Scottish independence: milk, oil and granite
The PM is whizzing into Aberdeen, the granite city, on an RAF flight that the SNP MP Angus Robertson has coined “Scare Force One”.
It’s prime Tory territory in many of its demographics. More multi-millionaires than anywhere else in the UK outside London. But the city’s Labour-dominated and the region is the SNP’s greatest stronghold in Scotland.
The PM is here to back a report by retired oil boss Sir Ian Wood calling for an independent regulator to supervise licensing and get more collaboration between firms on oil and gas exploration. But Scotland’s First Minister will do the same. Likewise, the SNP government will back the extra investment in carbon capture projects at Peterhead proposed by the UK government and say “get on with it.”
So what’s all this really about? Oil has been at the heart of the growth in Scottish nationalism, it’s mother’s milk. “It’s Scotland’s Oil” was a campaign that fired up the SNP to new electoral highs in the 1970’s. But the nationalists come to what they hope is the brink of their promised land, a referendum on independence, as oil and gas reserves are in decline.
They don’t dwindle to nothing immediately – David Cameron’s here with the cabinet promising £200bn worth of reserves than can exploited over the next 20 years. But they’re on pretty steep downward trajectory – the OBR Fiscal Sustainability Report revenue projections – see chart 4.2.
Later years of exploration, David Cameron will argue, are a phase that needs the benefits of scale a bigger country brings. The North Sea exploration business gets more complicated needing a big government to bring big exploration players together. It needs a bigger country to cope with its own equivalent of the nuclear decommissioning costs.
And price volatility, David Cameron will say, is a big thing for a smaller country to cope with. Tax revenue dropped in 2012-13 by £4.7b or 40% on the previous year – a mighty thing for an independent Scotland’s accounts to swallow.
The last trip north
Alex Salmond, who has brought his own cabinet up to the area too, will say the people who squandered Scotland’s oil cannot be relied on to use its later years properly. He told Radio 4’s Today Programme this morning that the UK had brought no stability to the oil industry, chopping and changing tax arrangements at will.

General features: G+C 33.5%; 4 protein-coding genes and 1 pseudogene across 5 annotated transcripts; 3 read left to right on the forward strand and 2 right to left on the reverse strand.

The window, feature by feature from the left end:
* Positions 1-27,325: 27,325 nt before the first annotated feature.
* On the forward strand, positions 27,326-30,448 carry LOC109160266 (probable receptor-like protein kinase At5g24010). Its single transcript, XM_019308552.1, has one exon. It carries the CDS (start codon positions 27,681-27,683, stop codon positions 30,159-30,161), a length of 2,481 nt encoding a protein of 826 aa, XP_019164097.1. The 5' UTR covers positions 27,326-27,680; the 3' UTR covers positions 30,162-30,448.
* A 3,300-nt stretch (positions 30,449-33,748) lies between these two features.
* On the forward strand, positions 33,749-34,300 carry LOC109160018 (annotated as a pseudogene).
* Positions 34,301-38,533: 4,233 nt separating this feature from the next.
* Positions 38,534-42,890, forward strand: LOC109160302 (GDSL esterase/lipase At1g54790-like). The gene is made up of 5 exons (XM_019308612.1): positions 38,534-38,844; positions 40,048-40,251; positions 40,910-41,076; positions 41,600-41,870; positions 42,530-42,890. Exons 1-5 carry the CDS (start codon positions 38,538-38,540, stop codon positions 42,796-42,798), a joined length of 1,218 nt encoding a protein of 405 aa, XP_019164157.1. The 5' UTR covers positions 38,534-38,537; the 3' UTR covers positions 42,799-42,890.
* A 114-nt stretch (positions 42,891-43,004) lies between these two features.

Alex Salmond will say he’s setting up oil funds to smooth out erratic price movements and to save up for future development of the country, things he says the UK should’ve done and which Norway did. But his fund might not be very big if a price shock came in the first year of independence.
The SNP is enjoying pointing out that the last time the cabinet met in the north of Scotland was September 1921. They weren’t here on a charm offensive back then but met in Inverness simply because Lloyd George was holidaying in the area. How his Conservative coalition ministers must have enjoyed the enforced excursion.
That cabinet meeting signed off on a formula that would become the basis for the Anglo-Irish Treaty and the granting of dominion status to the Irish Free State starting Ireland on its journey to independence.
Today the polls suggest Scotland might draw short of going for independence but give much more support than the one third support that has often been assumed.
I should mention that the long-running question over whether London manipulated the maritime border to nick some oil wells appears to have subsided. SNP sources talk about how the line decided on by London which roams way north of the original maritime jurisdiction border is not a massive bone of contention any more because the southern oil fields are much less important relative to the northern ones these days.
Though I should add that one legal expert suggests that the SNP’s relaxation of tensions on this issue may also be informed by their wariness of anything that looks like a border dispute as such things can slam the breaks on recognition of a newly independent state.
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